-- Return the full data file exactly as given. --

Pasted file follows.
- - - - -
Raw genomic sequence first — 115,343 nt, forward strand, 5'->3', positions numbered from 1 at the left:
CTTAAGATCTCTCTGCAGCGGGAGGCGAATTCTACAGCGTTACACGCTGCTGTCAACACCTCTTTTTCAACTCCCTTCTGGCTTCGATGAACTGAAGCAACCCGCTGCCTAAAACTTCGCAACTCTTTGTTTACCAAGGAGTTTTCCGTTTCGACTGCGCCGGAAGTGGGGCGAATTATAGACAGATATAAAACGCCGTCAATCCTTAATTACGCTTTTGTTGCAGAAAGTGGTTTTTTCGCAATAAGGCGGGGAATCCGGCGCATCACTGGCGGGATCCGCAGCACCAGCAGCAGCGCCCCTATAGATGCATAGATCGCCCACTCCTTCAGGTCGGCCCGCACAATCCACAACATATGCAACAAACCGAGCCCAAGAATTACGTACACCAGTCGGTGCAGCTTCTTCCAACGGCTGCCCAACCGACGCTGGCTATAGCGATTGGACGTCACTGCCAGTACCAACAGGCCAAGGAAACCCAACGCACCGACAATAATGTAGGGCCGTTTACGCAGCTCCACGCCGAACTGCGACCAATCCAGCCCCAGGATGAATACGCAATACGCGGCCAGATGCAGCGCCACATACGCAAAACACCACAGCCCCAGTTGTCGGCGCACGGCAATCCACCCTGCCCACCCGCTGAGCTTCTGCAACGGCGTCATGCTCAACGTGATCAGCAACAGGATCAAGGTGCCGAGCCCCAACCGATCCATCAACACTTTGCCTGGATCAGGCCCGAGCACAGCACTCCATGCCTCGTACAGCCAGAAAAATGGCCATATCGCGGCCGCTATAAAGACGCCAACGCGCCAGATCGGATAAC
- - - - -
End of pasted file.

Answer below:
Raw genomic sequence first — 115,343 nt, forward strand, 5'->3', positions numbered from 1 at the left:
CTTAAGATCTCTCTGCAGCGGGAGGCGAATTCTACAGCGTTACACGCTGCTGTCAACACCTCTTTTTCAACTCCCTTCTGGCTTCGATGAACTGAAGCAACCCGCTGCCTAAAACTTCGCAACTCTTTGTTTACCAAGGAGTTTTCCGTTTCGACTGCGCCGGAAGTGGGGCGAATTATAGACAGATATAAAACGCCGTCAATCCTTAATTACGCTTTTGTTGCAGAAAGTGGTTTTTTCGCAATAAGGCGGGGAATCCGGCGCATCACTGGCGGGATCCGCAGCACCAGCAGCAGCGCCCCTATAGATGCATAGATCGCCCACTCCTTCAGGTCGGCCCGCACAATCCACAACATATGCAACAAACCGAGCCCAAGAATTACGTACACCAGTCGGTGCAGCTTCTTCCAACGGCTGCCCAACCGACGCTGGCTATAGCGATTGGACGTCACTGCCAGTACCAACAGGCCAAGGAAACCCAACGCACCGACAATAATGTAGGGCCGTTTACGCAGCTCCACGCCGAACTGCGACCAATCCAGCCCCAGGATGAATACGCAATACGCGGCCAGATGCAGCGCCACATACGCAAAACACCACAGCCCCAGTTGTCGGCGCACGGCAATCCACCCTGCCCACCCGCTGAGCTTCTGCAACGGCGTCATGCTCAACGTGATCAGCAACAGGATCAAGGTGCCGAGCCCCAACCGATCCATCAACACTTTGCCTGGATCAGGCCCGAGCACAGCACTCCATGCCTCGTACAGCCAGAAAAATGGCCATATCGCGGCCGCTATAAAGACGCCAACGCGCCAGATCGGATAAC